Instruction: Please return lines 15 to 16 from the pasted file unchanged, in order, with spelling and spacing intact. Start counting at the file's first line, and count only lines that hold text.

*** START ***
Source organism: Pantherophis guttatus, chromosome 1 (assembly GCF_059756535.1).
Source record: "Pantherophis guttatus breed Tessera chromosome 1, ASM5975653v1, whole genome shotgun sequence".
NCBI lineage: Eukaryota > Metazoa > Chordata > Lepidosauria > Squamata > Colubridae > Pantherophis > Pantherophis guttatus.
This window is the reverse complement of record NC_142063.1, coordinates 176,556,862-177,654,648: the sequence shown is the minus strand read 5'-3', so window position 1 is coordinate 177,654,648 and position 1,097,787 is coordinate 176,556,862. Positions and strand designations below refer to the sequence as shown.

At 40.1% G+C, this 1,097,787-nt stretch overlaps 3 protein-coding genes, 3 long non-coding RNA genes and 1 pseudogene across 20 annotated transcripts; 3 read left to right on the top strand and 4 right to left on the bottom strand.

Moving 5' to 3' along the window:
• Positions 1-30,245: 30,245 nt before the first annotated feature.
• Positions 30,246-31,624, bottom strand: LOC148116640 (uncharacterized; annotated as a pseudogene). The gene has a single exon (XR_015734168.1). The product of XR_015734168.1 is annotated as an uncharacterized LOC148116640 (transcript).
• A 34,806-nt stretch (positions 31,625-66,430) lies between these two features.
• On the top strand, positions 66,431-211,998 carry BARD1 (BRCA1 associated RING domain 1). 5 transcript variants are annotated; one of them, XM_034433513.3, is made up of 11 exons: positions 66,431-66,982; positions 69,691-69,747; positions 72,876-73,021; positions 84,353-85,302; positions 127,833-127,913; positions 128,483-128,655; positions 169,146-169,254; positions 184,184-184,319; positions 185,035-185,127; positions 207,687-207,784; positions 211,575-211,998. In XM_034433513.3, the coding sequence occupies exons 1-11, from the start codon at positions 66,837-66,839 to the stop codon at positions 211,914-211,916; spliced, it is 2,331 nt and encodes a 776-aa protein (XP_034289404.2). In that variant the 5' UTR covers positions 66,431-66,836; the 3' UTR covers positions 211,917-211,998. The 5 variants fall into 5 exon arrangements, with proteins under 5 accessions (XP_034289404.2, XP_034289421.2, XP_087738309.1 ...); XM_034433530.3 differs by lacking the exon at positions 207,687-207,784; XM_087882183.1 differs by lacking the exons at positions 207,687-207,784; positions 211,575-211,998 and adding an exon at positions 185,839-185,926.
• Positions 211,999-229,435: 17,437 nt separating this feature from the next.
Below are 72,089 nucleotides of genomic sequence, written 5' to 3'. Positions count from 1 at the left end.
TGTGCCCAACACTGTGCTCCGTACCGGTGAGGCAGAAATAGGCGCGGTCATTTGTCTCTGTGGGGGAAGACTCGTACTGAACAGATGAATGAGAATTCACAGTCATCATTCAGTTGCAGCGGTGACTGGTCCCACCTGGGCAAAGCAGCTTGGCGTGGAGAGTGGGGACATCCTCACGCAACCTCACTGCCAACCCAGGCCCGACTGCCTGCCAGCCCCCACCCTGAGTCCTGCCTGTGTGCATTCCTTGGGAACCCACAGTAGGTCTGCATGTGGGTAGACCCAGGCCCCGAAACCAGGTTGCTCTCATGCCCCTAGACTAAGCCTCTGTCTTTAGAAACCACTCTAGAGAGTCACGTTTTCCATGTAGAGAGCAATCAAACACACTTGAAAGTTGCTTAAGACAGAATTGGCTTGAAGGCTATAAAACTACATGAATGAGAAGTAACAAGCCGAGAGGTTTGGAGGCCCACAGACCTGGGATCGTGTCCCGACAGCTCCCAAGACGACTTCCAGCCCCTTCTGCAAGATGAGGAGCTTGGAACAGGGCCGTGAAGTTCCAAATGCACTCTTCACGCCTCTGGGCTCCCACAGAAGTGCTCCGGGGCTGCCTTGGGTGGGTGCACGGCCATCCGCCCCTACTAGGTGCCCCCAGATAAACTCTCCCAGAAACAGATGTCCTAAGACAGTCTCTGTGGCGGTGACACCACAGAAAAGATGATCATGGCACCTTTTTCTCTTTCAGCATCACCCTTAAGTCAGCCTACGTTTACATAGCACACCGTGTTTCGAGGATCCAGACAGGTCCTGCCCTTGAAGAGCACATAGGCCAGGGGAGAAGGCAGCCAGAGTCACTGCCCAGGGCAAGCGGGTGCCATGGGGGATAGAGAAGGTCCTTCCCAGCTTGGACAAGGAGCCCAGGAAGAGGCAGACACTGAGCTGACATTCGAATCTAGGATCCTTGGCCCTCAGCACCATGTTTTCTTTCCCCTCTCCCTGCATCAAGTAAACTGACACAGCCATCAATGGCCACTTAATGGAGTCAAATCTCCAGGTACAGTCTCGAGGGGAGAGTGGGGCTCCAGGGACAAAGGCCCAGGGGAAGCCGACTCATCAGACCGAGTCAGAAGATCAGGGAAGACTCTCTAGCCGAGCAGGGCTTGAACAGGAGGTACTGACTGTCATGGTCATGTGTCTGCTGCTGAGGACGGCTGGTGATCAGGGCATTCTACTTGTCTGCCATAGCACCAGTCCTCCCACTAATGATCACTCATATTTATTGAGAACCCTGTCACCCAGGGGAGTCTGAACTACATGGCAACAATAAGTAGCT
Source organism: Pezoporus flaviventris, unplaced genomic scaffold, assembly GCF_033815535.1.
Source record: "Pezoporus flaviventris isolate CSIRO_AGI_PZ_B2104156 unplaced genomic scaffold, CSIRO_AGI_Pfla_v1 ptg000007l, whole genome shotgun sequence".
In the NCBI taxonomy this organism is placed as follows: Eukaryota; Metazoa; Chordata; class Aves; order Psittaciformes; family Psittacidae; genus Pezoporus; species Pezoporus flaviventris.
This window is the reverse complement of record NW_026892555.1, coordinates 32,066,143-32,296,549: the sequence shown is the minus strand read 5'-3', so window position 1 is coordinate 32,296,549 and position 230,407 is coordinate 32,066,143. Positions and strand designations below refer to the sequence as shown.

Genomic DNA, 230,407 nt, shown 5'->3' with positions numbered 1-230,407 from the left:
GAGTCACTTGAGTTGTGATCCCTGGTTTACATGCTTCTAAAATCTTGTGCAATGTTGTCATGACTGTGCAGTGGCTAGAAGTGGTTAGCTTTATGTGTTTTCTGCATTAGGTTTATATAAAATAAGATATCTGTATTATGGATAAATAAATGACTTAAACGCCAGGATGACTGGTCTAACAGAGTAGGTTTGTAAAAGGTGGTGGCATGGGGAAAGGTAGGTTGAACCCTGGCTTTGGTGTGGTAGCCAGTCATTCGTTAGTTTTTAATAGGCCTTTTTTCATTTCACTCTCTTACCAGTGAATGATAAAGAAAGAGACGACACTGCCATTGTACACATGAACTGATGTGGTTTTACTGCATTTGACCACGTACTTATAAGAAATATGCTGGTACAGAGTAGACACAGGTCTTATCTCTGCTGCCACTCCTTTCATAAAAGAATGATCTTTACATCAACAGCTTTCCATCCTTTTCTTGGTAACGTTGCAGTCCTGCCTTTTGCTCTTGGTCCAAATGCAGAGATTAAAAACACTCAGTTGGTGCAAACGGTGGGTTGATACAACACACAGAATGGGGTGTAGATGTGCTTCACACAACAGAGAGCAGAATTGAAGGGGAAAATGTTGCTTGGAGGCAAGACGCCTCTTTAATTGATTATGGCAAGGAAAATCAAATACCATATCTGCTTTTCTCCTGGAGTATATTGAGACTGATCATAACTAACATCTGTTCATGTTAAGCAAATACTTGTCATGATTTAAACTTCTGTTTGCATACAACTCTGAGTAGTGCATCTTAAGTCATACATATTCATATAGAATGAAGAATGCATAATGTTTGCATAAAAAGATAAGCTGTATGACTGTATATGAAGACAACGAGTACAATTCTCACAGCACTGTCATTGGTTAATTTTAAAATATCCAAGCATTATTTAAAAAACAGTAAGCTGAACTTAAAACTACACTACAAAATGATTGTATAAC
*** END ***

Source record: "Pezoporus flaviventris isolate CSIRO_AGI_PZ_B2104156 unplaced genomic scaffold, CSIRO_AGI_Pfla_v1 ptg000007l, whole genome shotgun sequence".
In the NCBI taxonomy this organism is placed as follows: Eukaryota; Metazoa; Chordata; class Aves; order Psittaciformes; family Psittacidae; genus Pezoporus; species Pezoporus flaviventris.